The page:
Saturday, October 29, 2016

Week in Review - SSF Celebrates Success! Eighteen Marine Species Receive International Protection

1. SSF Celebrates Success! Eighteen Marine Species Receive International Protection

Sea Save Foundation, continues its ardent efforts to protect threatened marine life. Sea Save team members, Georgienne Bradley and Jay Ireland, attended the Convention on International Trade of Endangered Species (CITES) held in Johannesburg, South Africa this past September. Sea Save's mission at the CITES conference was to drive through international policy that would protect sharks, rays, and threatened invertebrates. A total of eighteen marine species will now be protected due to the CITES decisions.  Read more here


2. Wins 4 Fins Followup: Virgin Atlantic Refuses All Shipments of Shark Fins

Virgin Atlantic Airways has raised its voice on the practice of international shark finning by refusing to ship any shark fins. Its "Ethical Carriage of Cargo Policy" goes in depth regarding what types of live animals and commodities it will carry on its airlines based on CITES (Convention on International Trade in Endangered Species of Wild Fauna and Flora) regulations. Researchers estimate that 72 million sharks are harvested for their fins, and it is difficult to verify that all 10,000 tons of shark fins were obtained through legal and sustainable practices. Read more here


3. Shark Finning Leads to Increased Rate of Climate Change

Recent studies have focused on the effects that shark finning is having on marine ecological communities due to the alarming decrease in shark populations. An article titled "Potential Role of Predators on Carbon Dynamics of Marine Ecosystems as Assessed by a Bayesian Belief Network" will be published this November in Ecological Informatics. Researchers are predicting that by removing predator species, such as sharks from the ocean will greatly increase the rate of carbon dioxide production. Results of the study show that fishing and shark finning have a direct link to climate change due to increasing biomass of smaller fish and zooplankton that are not efficiently transferred through the food chain when ocean predators are not sustainably harvested. Read more here


4.  Sharks Are in Need of Increased Protection

Oceanographers are calling for increased protection for sharks, due to their dwindling numbers from unregulated fishing, commercial fishing practices and international trade of shark products. Because sharks are slow reproducers, it is difficult for low populations to rebound. This concept made sharks a hot topic at the recent Convention on International Trade in Endangered Species (CITES). Held in Johannesburg, CITES participants voted in favor of increased protection for silky and thresher shark species. These top ocean predators play a crucial role in the food chain, and without higher fishing regulations, ocean ecosystems are facing disruption. Read more here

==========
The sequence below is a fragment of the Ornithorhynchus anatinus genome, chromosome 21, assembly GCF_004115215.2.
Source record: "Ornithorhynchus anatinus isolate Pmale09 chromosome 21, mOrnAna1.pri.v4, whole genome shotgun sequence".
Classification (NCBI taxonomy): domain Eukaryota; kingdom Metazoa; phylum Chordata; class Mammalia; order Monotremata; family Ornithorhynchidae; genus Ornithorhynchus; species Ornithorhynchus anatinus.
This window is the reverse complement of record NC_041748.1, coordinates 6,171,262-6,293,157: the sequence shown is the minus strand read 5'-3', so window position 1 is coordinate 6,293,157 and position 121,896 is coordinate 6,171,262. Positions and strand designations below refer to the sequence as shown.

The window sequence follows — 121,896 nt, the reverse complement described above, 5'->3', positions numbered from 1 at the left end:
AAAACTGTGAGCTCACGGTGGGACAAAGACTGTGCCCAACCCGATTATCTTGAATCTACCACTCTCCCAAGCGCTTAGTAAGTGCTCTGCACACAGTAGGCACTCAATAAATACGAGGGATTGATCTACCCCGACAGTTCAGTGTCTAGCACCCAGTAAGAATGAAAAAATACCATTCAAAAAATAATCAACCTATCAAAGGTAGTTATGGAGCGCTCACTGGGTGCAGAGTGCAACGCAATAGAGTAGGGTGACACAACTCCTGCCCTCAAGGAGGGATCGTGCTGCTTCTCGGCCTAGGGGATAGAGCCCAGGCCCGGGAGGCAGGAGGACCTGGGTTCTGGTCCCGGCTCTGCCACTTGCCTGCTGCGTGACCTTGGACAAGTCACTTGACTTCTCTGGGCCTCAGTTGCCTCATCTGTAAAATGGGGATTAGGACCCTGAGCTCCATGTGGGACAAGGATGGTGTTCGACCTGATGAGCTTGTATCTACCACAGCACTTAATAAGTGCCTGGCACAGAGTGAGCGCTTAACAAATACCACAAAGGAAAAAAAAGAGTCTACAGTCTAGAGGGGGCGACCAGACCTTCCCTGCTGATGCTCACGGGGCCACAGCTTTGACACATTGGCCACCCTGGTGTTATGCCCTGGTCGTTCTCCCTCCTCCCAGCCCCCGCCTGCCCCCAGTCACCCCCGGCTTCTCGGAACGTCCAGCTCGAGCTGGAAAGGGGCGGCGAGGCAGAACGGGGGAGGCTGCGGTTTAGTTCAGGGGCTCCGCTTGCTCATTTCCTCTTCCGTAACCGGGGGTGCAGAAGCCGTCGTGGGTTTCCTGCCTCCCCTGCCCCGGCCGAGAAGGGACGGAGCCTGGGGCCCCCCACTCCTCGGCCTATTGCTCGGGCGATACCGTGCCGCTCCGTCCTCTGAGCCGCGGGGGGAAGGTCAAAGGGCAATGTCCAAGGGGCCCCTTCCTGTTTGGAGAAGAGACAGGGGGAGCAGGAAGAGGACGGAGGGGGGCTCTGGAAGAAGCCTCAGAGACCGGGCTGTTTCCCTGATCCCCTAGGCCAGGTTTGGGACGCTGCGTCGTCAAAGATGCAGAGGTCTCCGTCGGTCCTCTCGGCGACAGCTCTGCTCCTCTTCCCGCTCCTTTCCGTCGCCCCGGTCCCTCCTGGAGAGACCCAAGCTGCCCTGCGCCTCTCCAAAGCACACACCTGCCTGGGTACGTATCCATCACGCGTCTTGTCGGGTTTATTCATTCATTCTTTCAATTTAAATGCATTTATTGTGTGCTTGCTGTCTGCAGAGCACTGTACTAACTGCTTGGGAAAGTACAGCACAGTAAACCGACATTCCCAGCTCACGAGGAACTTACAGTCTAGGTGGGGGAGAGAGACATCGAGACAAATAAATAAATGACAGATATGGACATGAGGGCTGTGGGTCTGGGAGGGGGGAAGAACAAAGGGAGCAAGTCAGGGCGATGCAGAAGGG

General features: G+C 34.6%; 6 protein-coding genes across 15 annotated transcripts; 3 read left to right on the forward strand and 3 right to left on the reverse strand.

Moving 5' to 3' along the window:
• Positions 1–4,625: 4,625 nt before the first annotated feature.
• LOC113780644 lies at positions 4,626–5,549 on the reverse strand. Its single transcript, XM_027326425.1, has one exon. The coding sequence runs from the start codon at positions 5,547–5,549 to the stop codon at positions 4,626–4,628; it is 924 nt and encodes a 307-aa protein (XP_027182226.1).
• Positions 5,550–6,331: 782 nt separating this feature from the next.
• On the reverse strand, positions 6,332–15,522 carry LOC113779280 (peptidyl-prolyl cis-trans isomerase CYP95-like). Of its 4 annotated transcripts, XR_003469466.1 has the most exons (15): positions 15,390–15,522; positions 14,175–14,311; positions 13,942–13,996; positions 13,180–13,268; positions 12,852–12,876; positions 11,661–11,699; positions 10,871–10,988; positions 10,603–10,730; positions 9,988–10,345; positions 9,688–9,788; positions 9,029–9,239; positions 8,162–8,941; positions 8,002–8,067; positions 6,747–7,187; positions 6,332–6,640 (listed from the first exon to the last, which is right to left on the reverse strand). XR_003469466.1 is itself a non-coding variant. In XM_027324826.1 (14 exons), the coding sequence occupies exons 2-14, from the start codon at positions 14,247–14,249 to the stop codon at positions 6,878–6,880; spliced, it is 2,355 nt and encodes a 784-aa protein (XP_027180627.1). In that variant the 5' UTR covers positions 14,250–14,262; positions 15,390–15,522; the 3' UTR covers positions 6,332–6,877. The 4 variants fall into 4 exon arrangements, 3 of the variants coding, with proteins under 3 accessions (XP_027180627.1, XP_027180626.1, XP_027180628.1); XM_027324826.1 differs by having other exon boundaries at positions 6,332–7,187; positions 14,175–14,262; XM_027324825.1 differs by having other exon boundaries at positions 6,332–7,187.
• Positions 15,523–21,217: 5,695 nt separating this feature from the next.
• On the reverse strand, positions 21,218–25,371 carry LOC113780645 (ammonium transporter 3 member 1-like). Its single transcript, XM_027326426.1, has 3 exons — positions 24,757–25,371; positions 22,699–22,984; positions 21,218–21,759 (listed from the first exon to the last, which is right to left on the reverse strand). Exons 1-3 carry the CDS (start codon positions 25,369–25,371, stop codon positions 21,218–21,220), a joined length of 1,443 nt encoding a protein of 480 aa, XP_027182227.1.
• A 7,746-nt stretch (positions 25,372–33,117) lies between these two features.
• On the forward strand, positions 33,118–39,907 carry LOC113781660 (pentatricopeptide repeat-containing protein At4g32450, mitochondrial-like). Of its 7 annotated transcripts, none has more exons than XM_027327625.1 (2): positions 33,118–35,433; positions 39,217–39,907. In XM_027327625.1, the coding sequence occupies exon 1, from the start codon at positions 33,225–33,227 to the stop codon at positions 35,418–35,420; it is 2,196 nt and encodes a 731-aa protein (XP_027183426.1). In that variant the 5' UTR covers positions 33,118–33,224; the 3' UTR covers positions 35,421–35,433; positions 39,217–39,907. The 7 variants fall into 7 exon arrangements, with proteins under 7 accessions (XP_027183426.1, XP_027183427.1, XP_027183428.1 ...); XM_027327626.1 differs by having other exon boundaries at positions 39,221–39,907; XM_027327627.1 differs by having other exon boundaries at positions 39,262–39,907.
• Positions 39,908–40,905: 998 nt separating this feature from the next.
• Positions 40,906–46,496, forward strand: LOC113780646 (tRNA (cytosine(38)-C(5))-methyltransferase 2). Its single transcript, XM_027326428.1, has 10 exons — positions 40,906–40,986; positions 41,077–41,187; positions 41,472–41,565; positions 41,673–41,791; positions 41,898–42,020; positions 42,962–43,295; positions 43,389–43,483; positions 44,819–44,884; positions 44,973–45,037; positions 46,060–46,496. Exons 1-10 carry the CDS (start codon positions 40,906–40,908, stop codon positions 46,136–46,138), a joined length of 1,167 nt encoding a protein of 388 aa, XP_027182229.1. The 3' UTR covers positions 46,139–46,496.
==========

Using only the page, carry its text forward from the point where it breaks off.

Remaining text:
5. Antarctica: Now Home to the World's Largest Marine Sanctuary

This past week saw the unveiling of the world's largest marine sanctuary, nearly double the size of Texas, created off the coast of Antarctica. 598,000 square miles of the Ross Sea Reserve was unanimously approved for protection by the Conservation of Antarctic Marine Living Resources (CAMLR). The orignial proposal that would have protected 875,000 square miles was rejected, most notably by Russia. The updated agreement protects72% of the reserve that prohibits all fishing, with exceptions for scientific research, which will be allowed in the other 28% of the area. Read more here


6. Colombia Expands Area of Protected Malpelo Hope Spot

The Malpelo Hope Spot has been such a huge ocean conservation success that Colombian President Juan Manuel Santos recently pledged to increase the size of the Malpelo Flora and Fauna Sanctuary by more than two fold. The Malpelo Hope Spot is located 300 miles off the Pacific coast of Colombia. Part of the marine sanctuary's success can be attributed to the area's strong group of ocean advocates and citizen science activity. The largest no-fishing zone in the Eastern Tropical Pacific is infamous for its large aggregation of shark species, making it a top tourist diving destination. Read more here


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Sea Save Foundation is committed to raising awareness of marine conservation. The Week in Review is a team effort produced by the Sea Save staff to provide a weekly summary of the latest in marine research, policy, and news.